UPDATE: Kerry has released all the records. We'll see what happpens.
posted at 04:46 PM | permalink | Comments (2)
As a college student...
No, I've never been to college, but that didn't stop me from taking this quiz, which plots one's responses to a series of questions on a grid and compares the result to responses from college students. I fell into the "secular humanist" category (shared with 29% of the college students in the survey). The other three categories were "traditional liberal", "traditional conservative", and "religious centrists". Not surprisingly, the largest group encountered on campus was "traditional liberal", comprising almost a third of the total. The survey has this to say about me:
You are a Secular Centrist. Secular centrists like you tend to be:
•Strongly supportive of gay rights.
•Believe strongly in the separation of church and state.
•Less supportive of affirmative action than most college students.
•Less likely to be concerned about the environment than most college students.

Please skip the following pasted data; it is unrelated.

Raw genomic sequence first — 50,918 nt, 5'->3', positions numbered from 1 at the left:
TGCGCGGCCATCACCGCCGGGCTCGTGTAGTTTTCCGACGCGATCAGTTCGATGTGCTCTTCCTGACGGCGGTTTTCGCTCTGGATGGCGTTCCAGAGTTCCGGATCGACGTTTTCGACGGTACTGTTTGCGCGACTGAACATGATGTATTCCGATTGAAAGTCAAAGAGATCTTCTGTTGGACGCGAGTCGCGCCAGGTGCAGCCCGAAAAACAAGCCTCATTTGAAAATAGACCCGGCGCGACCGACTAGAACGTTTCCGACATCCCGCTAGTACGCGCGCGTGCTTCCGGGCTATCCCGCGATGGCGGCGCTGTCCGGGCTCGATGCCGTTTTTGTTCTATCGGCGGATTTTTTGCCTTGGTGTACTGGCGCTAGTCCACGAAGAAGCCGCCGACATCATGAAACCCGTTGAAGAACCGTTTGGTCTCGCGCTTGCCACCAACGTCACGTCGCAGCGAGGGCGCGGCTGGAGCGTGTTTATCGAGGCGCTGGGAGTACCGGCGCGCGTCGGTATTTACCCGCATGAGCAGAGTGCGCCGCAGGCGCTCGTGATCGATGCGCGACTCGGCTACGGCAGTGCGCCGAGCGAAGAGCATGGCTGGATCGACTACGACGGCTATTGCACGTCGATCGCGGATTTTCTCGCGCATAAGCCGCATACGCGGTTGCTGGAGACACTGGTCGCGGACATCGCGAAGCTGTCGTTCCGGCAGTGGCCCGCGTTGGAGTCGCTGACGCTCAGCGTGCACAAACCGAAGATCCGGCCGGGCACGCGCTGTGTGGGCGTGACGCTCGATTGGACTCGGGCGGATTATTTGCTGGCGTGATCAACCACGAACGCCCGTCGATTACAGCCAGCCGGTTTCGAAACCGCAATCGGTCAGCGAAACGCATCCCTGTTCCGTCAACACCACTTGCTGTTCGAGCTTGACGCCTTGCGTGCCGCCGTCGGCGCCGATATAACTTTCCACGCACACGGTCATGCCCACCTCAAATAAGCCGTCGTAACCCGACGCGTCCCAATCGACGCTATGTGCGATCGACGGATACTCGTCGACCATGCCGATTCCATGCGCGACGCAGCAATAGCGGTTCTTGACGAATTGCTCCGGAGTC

•Less likely to believe in basic health insurance as a right than most college students.
I somewhat disagree with the second conclusion, although I understand how that conclusion was reached. All the remaining results should be familiar with regular readers. I am staunchly conservative in areas that are not covered by the survey (fiscal issues, law enforcement, personal responsibility), which would pull me out of the "centrist" column. My tolerance of religion informing one's personal choices, as long as they don't infringe on my liberty, would pull me out of the "secular" column, as it is interpreted by many leftists these days. The test is quick and interesting; check it out for yourself.
BTW, my responses were 5/5/2/1/2/4/1/1/4/3/3.
(Link courtesy of Gary Farber, who ended up with the same results, despite a distinctly different political bent. Yes, Gary, some of us conservatives do read past the Instalanche link<grin>.)
posted at 01:18 PM | permalink | Comments (2)